Using a mobile app, brands, retailers, and customers can scan the barcode to trace a product’s origin and journey. That way, they can make sure the product is 100% sustainable.

Benefits at a Glance

  • Verified origin of sustainable materials
  • Increased customer loyalty due to transparency

Case 4. Calculating Emissions Through the Entire Supply Chain with AI

At the end of 2022, the Corporate Sustainability Reporting Directive (CSRD) enters into force in the EU. More than 50,000 companies will have to disclose their environmental impact, including emissions in their supply chains. This is bad news for some US companies, as they’ll also need to comply if at least one of their subsidiaries is in the EU.

Calculating emissions in the supply chain is quite difficult. First of all, it takes a very long time because of the huge amount of data needed and its analysis. The second difficulty is a lack of data, especially when it comes to material extraction, processing, and transport. AI can fill in data gaps, which makes emission analysis faster and more accurate.

Real-Life Example: Calculating Supplier Carbon Footprint

Carbon Chain created a solution that calculates carbon emissions in a supply chain. The system uses raw data from supply chain documentation to simulate deals in a company’s portfolio. It then finds the missing data and recovers it using AI. After that, the solution calculates an accurate carbon footprint within 10 minutes.

Benefits at a Glance

  • Fast calculation of emissions despite data gaps
  • Better preparation for changing environmental regulations

Case 5. Reducing CO2 Emissions with Optimized Logistics

If you want to reduce carbon emissions in your supply chain, there’s a lot of scope in logistics.

You might think that choosing a carrier with a newer, larger, and slower fleet is the best choice. This could help you reduce CO2 emissions by 30%. But when you choose the right mix of ports and transport modes by planning a door-to-door route, you’ll achieve a much larger 60% reduction. Artificial intelligence can help you achieve this. Shippers can use AI to calculate CO2 emissions from different routes and choose the greenest option.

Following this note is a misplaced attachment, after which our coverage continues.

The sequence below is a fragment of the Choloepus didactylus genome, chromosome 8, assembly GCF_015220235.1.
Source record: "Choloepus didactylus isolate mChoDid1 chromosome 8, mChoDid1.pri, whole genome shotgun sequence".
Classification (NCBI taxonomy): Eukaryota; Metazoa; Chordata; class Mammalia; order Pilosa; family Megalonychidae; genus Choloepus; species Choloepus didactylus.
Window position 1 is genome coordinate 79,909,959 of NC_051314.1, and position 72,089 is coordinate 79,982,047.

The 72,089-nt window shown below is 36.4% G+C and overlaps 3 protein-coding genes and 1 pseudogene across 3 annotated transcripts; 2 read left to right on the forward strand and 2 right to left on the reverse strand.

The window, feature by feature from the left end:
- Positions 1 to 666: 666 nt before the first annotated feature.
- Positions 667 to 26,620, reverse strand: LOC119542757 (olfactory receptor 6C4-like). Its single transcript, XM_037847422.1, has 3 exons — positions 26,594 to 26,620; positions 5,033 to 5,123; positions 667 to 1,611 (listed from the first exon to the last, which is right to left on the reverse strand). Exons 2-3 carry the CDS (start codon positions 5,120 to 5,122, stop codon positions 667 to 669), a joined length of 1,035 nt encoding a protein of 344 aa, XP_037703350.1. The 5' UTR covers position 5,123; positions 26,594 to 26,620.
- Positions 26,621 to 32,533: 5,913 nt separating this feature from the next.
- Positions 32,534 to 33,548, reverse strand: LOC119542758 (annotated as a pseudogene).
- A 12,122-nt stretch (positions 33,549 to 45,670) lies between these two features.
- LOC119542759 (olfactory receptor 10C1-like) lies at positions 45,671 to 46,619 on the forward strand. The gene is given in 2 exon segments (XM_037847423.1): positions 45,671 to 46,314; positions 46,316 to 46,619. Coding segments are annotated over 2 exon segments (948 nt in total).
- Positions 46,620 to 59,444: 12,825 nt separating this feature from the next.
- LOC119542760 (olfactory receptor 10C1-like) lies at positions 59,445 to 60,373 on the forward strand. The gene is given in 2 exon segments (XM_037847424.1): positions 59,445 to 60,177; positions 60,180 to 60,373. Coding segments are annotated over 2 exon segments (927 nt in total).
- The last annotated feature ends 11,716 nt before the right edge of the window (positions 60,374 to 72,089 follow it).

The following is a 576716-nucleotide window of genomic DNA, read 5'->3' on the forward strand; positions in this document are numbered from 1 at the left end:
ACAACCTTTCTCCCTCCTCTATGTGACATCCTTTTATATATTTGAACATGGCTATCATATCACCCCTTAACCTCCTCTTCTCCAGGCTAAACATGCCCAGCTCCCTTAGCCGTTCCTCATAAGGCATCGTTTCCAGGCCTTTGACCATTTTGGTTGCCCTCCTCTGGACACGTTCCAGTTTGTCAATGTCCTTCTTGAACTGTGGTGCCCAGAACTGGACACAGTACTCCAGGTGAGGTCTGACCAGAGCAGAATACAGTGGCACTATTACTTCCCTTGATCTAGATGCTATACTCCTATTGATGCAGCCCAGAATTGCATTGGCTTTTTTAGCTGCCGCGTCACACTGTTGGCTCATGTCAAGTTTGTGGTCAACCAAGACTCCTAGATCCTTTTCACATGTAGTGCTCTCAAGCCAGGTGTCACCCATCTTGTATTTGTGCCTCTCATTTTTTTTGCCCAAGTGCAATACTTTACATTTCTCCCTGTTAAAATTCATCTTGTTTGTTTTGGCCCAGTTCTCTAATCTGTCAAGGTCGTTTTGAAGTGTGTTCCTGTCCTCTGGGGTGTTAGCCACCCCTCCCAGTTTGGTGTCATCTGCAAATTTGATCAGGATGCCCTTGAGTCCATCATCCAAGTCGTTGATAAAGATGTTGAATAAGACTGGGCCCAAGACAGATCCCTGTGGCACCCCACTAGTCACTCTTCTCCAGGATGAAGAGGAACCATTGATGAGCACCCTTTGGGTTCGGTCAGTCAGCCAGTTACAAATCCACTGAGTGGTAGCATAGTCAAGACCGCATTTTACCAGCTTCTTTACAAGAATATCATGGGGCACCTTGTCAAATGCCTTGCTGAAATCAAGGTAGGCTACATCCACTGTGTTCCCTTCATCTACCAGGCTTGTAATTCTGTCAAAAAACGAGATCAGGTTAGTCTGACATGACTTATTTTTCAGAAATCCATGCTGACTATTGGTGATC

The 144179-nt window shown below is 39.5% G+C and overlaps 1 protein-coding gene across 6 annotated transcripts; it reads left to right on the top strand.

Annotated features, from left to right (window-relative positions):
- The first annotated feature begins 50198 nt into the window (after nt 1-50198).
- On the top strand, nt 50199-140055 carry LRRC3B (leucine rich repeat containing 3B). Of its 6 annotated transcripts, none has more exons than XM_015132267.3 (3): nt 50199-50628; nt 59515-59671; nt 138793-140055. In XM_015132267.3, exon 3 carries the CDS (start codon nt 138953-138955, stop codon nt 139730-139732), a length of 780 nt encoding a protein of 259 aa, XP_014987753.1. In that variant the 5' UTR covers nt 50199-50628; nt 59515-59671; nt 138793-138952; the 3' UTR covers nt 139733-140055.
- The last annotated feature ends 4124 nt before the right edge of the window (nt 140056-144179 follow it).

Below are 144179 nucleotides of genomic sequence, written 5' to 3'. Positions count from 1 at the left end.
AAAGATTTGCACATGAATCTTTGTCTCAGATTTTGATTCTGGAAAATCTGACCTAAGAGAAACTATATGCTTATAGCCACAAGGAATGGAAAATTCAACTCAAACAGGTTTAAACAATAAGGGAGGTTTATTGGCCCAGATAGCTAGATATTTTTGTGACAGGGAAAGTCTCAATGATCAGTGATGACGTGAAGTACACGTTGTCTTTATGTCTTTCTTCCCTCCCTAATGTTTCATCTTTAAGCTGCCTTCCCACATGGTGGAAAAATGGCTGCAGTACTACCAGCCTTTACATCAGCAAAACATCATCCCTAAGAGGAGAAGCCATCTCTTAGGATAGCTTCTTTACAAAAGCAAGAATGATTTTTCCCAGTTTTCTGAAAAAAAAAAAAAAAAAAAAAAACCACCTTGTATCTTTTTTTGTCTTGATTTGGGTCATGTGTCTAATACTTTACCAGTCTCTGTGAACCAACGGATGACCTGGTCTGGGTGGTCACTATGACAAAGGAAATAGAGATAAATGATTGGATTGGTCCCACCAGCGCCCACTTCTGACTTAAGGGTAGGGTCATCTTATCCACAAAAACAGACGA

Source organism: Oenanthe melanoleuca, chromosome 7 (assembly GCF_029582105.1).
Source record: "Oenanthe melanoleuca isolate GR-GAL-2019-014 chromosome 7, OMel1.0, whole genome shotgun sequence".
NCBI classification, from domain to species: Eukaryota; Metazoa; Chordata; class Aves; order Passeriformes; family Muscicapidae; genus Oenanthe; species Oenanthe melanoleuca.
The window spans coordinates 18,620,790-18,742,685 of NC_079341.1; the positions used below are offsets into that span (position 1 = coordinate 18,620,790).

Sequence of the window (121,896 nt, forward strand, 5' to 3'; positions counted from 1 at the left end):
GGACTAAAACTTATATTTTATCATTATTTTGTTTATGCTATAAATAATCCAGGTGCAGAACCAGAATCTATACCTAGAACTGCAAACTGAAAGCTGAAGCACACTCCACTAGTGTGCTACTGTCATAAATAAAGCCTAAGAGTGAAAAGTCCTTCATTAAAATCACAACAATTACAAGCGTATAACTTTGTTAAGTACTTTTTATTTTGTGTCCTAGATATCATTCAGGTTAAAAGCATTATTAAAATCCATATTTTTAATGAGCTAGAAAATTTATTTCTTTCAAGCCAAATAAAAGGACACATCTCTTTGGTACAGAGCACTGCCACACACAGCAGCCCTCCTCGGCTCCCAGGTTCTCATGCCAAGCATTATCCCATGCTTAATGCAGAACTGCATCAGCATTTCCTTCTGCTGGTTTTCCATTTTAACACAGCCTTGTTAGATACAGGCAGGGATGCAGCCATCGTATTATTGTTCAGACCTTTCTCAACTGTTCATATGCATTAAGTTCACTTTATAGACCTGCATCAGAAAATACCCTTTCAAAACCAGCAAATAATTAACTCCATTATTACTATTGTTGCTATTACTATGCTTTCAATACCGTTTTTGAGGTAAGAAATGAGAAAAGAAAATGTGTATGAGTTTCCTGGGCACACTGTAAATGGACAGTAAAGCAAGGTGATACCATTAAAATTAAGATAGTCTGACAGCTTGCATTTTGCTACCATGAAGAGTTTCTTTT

Real-Life Example: Enabling Green Logistics with AI

Searoutes developed an AI-based ‘eco-calculator’ for freight transportation. It measures and compares emissions for different transportation types. To do this, it analyzes geolocation, engine type, and weather. With this solution, shippers can find carriers with the lowest CO2 emissions and reduce their own emissions to keep up with green supply chain goals.

Benefits at a Glance

  • Reduced CO2 emissions from transport by 60%
  • No need to choose a carrier with a newer fleet to make logistics greener

To Sum Up

Most companies adopt green initiatives due to the pressure of public opinion and governmental decisions. That’s why going green is not always voluntary. The main purpose of businesses is to generate profits, of course.

But reducing your environmental impact also brings benefits. Companies can reduce waste, make faster deliveries, and increase customer loyalty. They can always be sure that the materials they use are of good quality, too.

If you want to make your supply chain greener, we’re up for the challenge. Take a look at Softeq’s green tech solutions to see how we can help you become more sustainable.